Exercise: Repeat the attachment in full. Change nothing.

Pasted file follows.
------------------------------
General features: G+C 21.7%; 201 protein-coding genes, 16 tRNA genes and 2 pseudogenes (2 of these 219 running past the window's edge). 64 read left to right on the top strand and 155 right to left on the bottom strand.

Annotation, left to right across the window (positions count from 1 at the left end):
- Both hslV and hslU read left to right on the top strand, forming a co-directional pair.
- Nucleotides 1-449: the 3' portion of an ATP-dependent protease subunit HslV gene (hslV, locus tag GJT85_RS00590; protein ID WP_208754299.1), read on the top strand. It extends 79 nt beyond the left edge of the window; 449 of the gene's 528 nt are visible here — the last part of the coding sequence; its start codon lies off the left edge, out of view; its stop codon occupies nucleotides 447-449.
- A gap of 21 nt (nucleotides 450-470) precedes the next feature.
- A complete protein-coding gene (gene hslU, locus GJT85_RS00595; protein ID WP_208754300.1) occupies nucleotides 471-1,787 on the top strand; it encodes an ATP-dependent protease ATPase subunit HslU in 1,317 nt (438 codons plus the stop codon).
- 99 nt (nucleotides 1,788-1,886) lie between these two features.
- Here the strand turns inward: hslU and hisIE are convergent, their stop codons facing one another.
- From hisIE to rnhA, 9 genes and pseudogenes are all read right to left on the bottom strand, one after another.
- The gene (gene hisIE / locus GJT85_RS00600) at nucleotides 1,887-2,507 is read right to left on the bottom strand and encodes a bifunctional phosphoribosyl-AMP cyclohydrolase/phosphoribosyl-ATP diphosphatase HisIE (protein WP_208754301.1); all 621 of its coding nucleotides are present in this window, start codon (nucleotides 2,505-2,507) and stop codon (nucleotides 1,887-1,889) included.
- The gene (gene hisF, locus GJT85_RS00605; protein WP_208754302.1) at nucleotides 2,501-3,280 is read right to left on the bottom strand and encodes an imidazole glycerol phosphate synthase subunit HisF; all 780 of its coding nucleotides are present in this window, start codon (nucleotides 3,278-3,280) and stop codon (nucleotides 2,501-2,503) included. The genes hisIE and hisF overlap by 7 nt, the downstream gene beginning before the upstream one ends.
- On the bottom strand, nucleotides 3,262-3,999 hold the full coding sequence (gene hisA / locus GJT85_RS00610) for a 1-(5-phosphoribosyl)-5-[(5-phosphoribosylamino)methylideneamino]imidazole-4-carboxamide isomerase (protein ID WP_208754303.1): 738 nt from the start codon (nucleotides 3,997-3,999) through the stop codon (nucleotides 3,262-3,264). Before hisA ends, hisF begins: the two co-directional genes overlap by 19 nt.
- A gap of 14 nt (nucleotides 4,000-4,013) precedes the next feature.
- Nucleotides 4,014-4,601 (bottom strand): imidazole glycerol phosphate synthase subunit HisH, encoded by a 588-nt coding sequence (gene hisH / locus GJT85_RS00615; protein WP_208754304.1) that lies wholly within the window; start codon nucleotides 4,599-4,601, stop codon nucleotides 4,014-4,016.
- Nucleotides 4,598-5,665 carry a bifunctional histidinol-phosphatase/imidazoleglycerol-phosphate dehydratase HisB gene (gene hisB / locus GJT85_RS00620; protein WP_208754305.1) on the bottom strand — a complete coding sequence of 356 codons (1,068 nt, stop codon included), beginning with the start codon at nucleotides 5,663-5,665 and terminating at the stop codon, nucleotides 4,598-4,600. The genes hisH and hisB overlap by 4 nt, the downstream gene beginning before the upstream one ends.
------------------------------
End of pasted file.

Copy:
General features: G+C 21.7%; 201 protein-coding genes, 16 tRNA genes and 2 pseudogenes (2 of these 219 running past the window's edge). 64 read left to right on the top strand and 155 right to left on the bottom strand.

Annotation, left to right across the window (positions count from 1 at the left end):
- Both hslV and hslU read left to right on the top strand, forming a co-directional pair.
- Nucleotides 1-449: the 3' portion of an ATP-dependent protease subunit HslV gene (hslV, locus tag GJT85_RS00590; protein ID WP_208754299.1), read on the top strand. It extends 79 nt beyond the left edge of the window; 449 of the gene's 528 nt are visible here — the last part of the coding sequence; its start codon lies off the left edge, out of view; its stop codon occupies nucleotides 447-449.
- A gap of 21 nt (nucleotides 450-470) precedes the next feature.
- A complete protein-coding gene (gene hslU, locus GJT85_RS00595; protein ID WP_208754300.1) occupies nucleotides 471-1,787 on the top strand; it encodes an ATP-dependent protease ATPase subunit HslU in 1,317 nt (438 codons plus the stop codon).
- 99 nt (nucleotides 1,788-1,886) lie between these two features.
- Here the strand turns inward: hslU and hisIE are convergent, their stop codons facing one another.
- From hisIE to rnhA, 9 genes and pseudogenes are all read right to left on the bottom strand, one after another.
- The gene (gene hisIE / locus GJT85_RS00600) at nucleotides 1,887-2,507 is read right to left on the bottom strand and encodes a bifunctional phosphoribosyl-AMP cyclohydrolase/phosphoribosyl-ATP diphosphatase HisIE (protein WP_208754301.1); all 621 of its coding nucleotides are present in this window, start codon (nucleotides 2,505-2,507) and stop codon (nucleotides 1,887-1,889) included.
- The gene (gene hisF, locus GJT85_RS00605; protein WP_208754302.1) at nucleotides 2,501-3,280 is read right to left on the bottom strand and encodes an imidazole glycerol phosphate synthase subunit HisF; all 780 of its coding nucleotides are present in this window, start codon (nucleotides 3,278-3,280) and stop codon (nucleotides 2,501-2,503) included. The genes hisIE and hisF overlap by 7 nt, the downstream gene beginning before the upstream one ends.
- On the bottom strand, nucleotides 3,262-3,999 hold the full coding sequence (gene hisA / locus GJT85_RS00610) for a 1-(5-phosphoribosyl)-5-[(5-phosphoribosylamino)methylideneamino]imidazole-4-carboxamide isomerase (protein ID WP_208754303.1): 738 nt from the start codon (nucleotides 3,997-3,999) through the stop codon (nucleotides 3,262-3,264). Before hisA ends, hisF begins: the two co-directional genes overlap by 19 nt.
- A gap of 14 nt (nucleotides 4,000-4,013) precedes the next feature.
- Nucleotides 4,014-4,601 (bottom strand): imidazole glycerol phosphate synthase subunit HisH, encoded by a 588-nt coding sequence (gene hisH / locus GJT85_RS00615; protein WP_208754304.1) that lies wholly within the window; start codon nucleotides 4,599-4,601, stop codon nucleotides 4,014-4,016.
- Nucleotides 4,598-5,665 carry a bifunctional histidinol-phosphatase/imidazoleglycerol-phosphate dehydratase HisB gene (gene hisB / locus GJT85_RS00620; protein WP_208754305.1) on the bottom strand — a complete coding sequence of 356 codons (1,068 nt, stop codon included), beginning with the start codon at nucleotides 5,663-5,665 and terminating at the stop codon, nucleotides 4,598-4,600. The genes hisH and hisB overlap by 4 nt, the downstream gene beginning before the upstream one ends.